Therapeutic anticancer vaccines are designed to boost patients’ immune responses to tumors. One approach is to use a viral vector to deliver antigen to in situ DCs, which then activate tumor-specific T cell and antibody responses. However, vector-specific neutralizing antibodies and suppressive cell populations such as Tregs remain great challenges to the efficacy of this approach. We report here that an alphavirus vector, packaged in virus-like replicon particles (VRP) and capable of efficiently infecting DCs, could be repeatedly administered to patients with metastatic cancer expressing the tumor antigen carcinoembryonic antigen (CEA) and that it overcame high titers of neutralizing antibodies and elevated Treg levels to induce clinically relevant CEA-specific T cell and antibody responses. The CEA-specific antibodies mediated antibody-dependent cellular cytotoxicity against tumor cells from human colorectal cancer metastases. In addition, patients with CEA-specific T cell responses exhibited longer overall survival. These data suggest that VRP-based vectors can overcome the presence of neutralizing antibodies to break tolerance to self antigen and may be clinically useful for immunotherapy in the setting of tumor-induced immunosuppression.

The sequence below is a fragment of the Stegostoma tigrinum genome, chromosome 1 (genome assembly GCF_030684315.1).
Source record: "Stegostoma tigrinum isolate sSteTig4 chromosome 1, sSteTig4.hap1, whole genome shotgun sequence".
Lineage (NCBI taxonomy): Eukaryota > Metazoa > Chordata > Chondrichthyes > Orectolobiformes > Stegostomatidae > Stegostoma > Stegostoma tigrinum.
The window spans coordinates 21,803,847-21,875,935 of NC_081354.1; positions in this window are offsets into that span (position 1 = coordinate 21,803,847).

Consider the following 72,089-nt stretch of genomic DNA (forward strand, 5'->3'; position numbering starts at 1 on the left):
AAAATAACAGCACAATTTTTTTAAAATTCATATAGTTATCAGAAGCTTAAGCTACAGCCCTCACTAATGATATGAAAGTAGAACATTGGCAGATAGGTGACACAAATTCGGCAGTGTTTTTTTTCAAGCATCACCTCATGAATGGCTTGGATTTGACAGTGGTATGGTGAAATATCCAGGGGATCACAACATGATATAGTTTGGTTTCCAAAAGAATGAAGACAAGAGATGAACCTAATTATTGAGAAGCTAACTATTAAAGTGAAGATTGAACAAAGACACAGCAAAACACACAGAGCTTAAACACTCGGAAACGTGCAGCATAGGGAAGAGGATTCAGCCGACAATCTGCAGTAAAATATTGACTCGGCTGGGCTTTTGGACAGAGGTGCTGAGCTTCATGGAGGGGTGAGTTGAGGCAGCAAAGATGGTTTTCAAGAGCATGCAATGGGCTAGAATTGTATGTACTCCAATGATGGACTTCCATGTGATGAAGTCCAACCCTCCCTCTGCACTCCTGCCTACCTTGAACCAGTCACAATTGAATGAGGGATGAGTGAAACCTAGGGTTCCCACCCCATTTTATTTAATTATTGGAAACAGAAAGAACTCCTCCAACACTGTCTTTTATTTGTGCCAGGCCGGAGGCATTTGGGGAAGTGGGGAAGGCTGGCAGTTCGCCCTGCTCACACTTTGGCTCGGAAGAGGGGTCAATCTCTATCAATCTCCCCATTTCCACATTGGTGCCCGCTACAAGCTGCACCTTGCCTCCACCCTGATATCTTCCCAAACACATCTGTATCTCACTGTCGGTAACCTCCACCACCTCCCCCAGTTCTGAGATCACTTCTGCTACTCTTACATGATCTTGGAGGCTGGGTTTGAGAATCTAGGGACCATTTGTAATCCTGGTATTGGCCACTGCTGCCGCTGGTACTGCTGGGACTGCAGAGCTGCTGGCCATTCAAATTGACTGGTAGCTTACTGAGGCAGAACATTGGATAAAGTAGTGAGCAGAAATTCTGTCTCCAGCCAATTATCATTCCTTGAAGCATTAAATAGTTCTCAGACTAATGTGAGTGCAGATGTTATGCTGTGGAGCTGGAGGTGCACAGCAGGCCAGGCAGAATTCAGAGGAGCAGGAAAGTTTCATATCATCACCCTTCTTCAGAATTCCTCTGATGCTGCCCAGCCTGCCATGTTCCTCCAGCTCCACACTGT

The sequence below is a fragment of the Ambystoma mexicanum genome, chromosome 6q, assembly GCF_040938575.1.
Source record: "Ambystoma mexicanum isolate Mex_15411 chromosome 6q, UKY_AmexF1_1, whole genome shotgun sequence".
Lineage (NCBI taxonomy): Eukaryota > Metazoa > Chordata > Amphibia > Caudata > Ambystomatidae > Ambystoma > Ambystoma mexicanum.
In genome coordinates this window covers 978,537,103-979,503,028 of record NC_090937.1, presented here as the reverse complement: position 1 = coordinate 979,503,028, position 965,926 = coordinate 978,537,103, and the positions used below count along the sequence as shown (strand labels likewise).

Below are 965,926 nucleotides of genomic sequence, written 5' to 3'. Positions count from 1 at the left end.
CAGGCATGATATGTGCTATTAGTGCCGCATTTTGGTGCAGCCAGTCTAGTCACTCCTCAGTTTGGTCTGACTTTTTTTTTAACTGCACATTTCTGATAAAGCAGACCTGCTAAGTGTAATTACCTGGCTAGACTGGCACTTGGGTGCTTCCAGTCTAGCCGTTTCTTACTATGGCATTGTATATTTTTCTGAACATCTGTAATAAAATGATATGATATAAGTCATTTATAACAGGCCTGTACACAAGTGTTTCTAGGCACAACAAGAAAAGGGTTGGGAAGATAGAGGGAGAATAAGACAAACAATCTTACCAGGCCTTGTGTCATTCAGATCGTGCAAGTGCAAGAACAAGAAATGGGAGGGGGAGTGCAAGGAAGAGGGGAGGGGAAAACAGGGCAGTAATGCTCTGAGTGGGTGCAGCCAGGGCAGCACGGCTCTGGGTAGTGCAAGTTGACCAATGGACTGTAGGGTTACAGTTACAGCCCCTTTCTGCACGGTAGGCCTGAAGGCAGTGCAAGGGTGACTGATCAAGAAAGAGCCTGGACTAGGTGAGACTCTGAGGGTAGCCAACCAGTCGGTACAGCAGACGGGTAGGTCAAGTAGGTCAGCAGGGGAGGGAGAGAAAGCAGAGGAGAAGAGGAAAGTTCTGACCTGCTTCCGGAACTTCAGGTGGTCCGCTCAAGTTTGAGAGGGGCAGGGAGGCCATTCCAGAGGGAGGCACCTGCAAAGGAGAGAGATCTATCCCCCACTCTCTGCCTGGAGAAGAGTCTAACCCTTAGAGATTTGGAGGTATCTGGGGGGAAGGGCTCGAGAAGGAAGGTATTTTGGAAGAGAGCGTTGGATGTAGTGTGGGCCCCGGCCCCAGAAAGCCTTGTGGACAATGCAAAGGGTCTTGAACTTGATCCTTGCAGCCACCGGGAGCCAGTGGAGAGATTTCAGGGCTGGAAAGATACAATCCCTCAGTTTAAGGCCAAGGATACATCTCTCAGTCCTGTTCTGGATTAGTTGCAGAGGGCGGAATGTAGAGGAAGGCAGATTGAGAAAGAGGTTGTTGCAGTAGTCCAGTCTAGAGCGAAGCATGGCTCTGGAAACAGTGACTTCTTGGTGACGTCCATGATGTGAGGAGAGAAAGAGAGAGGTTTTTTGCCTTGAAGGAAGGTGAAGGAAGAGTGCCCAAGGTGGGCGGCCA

Michael A. Morse, Amy C. Hobeika, Takuya Osada, Peter Berglund, Bolyn Hubby, Sarah Negri, Donna Niedzwiecki, Gayathri R. Devi, Bruce K. Burnett, Timothy M. Clay, Jonathan Smith, H. Kim Lyerly
Treg analysis for patients and healthy volunteers.
Patient blood was analyzed prevaccination and at week 12 (3 weeks following the fourth and final vaccination) by flow cytometry staining for CD4+CD25+ and intracellular FoxP3 to determine percentage of Tregs. (